Add the sugar and about 1 tbsp of water and the orange zest.
Cover with a lid and cook until tender - keep an eye on them and add a little more water if necessary.
When cooked remove the lid and reduce any liquid if necessary.
Season and serve.

These carrots reheat beautifully.


P.S. Once again please excuse the photo, a few servings were grabbed before I could manage to capture it!!!

Tuesday, May 18, 2010


I wondered why there were no photos of this dish in Tamasin Day-Lewis's "Simply the Best" - and now I know!!!  Although not the prettiest meal you will ever serve up - it could well be the tastiest (certainly if you take work/taste ratio into account!!!)

TDL calls this Estouffade d'Agneau, but it is called the "nice lamb" here!!!  It is so simple that you will find it hard to imagine how good it tastes - no wine, no garlic, no herbs - just a really good quality olive tapenade (TDL specifies Carluccio's crema do olive nere - this is what I usually use, but I have used my local delicatessen's home made tapenade and it was really good too).

She also specifies lamb shoulder - but I have such fat averse people in this house that I always use a leg of lamb, and it works perfectly. 

Lamb with olive

1kg/2 1/2 lb         cubed shoulder (or leg) of lamb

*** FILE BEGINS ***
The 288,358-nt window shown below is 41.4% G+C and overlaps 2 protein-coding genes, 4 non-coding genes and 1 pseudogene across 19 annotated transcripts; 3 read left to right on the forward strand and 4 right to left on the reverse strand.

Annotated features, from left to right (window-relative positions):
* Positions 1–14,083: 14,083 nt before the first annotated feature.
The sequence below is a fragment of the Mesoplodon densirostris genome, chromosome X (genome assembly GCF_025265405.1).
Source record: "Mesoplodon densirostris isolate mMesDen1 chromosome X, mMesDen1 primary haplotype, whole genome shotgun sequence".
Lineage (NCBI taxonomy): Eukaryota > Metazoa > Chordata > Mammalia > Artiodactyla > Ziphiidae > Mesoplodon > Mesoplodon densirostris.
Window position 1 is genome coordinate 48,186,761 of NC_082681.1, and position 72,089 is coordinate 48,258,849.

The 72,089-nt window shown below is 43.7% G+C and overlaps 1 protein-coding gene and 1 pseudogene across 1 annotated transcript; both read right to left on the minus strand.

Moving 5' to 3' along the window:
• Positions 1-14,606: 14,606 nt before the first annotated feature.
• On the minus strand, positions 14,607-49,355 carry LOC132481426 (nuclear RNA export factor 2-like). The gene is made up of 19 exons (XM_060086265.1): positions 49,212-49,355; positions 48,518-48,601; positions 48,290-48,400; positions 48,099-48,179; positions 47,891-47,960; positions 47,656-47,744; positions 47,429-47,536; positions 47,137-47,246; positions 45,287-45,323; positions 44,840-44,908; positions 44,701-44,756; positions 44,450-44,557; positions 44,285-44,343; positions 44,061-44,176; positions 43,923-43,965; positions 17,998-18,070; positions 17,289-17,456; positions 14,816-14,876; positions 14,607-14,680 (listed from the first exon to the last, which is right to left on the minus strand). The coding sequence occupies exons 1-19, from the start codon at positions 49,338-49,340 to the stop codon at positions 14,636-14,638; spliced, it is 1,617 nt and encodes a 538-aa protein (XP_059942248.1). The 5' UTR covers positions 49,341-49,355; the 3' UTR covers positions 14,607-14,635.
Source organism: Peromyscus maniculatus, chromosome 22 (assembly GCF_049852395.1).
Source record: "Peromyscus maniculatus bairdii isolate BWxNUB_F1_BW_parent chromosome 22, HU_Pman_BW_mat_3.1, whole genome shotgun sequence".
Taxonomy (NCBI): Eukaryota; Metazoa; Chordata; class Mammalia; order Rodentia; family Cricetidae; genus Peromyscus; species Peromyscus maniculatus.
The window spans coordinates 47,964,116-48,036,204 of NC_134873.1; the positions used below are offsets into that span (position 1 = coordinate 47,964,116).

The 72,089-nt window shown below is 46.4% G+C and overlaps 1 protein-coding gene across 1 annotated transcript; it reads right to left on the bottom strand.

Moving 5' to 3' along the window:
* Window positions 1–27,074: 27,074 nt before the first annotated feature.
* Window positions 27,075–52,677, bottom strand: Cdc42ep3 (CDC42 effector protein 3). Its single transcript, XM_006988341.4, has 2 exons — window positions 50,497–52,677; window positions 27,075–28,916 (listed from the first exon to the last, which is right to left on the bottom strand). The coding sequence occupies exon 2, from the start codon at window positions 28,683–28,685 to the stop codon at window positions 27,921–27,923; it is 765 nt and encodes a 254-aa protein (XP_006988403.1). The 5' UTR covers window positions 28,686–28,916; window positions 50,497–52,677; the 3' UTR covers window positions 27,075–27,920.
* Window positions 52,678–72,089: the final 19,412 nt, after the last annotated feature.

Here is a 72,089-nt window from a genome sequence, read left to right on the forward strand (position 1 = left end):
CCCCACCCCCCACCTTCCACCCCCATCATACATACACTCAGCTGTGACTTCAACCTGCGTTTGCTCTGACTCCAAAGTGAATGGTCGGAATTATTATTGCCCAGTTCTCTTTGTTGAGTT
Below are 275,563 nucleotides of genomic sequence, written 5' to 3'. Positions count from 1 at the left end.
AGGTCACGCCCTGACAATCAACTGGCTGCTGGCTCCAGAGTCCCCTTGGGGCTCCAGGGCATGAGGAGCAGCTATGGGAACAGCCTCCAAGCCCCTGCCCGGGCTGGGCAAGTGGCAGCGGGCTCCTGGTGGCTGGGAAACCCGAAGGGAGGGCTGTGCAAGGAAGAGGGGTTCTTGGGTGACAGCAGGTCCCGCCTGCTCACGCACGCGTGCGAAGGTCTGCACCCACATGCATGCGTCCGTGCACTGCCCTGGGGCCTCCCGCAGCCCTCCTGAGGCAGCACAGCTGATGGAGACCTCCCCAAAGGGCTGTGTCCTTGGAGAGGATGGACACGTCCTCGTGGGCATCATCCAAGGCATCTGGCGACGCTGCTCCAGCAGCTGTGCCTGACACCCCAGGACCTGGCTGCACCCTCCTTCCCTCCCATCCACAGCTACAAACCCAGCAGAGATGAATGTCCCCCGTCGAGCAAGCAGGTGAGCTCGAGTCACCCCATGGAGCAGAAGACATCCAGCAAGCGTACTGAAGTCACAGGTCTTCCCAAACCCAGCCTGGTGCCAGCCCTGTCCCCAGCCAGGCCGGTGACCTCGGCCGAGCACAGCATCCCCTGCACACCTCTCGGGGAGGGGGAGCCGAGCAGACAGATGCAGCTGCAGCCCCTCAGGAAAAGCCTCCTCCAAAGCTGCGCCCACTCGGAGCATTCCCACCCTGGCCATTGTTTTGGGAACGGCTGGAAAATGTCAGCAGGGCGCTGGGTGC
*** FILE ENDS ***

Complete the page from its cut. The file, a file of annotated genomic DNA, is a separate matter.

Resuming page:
200g/7oz              Carluccio's crema di olive nere
                             Excellent quality black olive tapenade with 1 tsp capers and pinch oregano.

Preheat oven to 150 C

Put the cubed lamb in the bottom of a heavy casserole
Empty the jar of tapenade over the meat.
Cover with a greaseproof paper lid and then the casserole lid.
Leave in the oven for 2 hours.
That's it !!!!!!!

I served it with mashed potato (to get maximum soakage!) and these veggies:

I fried a punnet of mushrooms in olive oil and a small amount of butter, then added asparagus, spinach and some left over cabbage - delicious (and worked really well with the lamb).

P.S. The photo of the lamb was taken after a couple of servings - you get more than that from 1kg meat!!!

Sunday, May 16, 2010


The two missing muffins were robbed on the long journey from the oven to the cooling rack!!!!!  And yes, they are that good.

I have a mixed relationship with muffins, leaving the batter lumpy is really difficult (I know if I don't... I'll have rubbery muffins) but when I get over my lump aversion (or if the recipe is kind) they are light, tasty  pieces of deliciousness!!

These muffins work really, really well ..... every time.  I used milk chocolate chips to make them more kiddie acceptable.  They are Nigella Lawson's from Feast.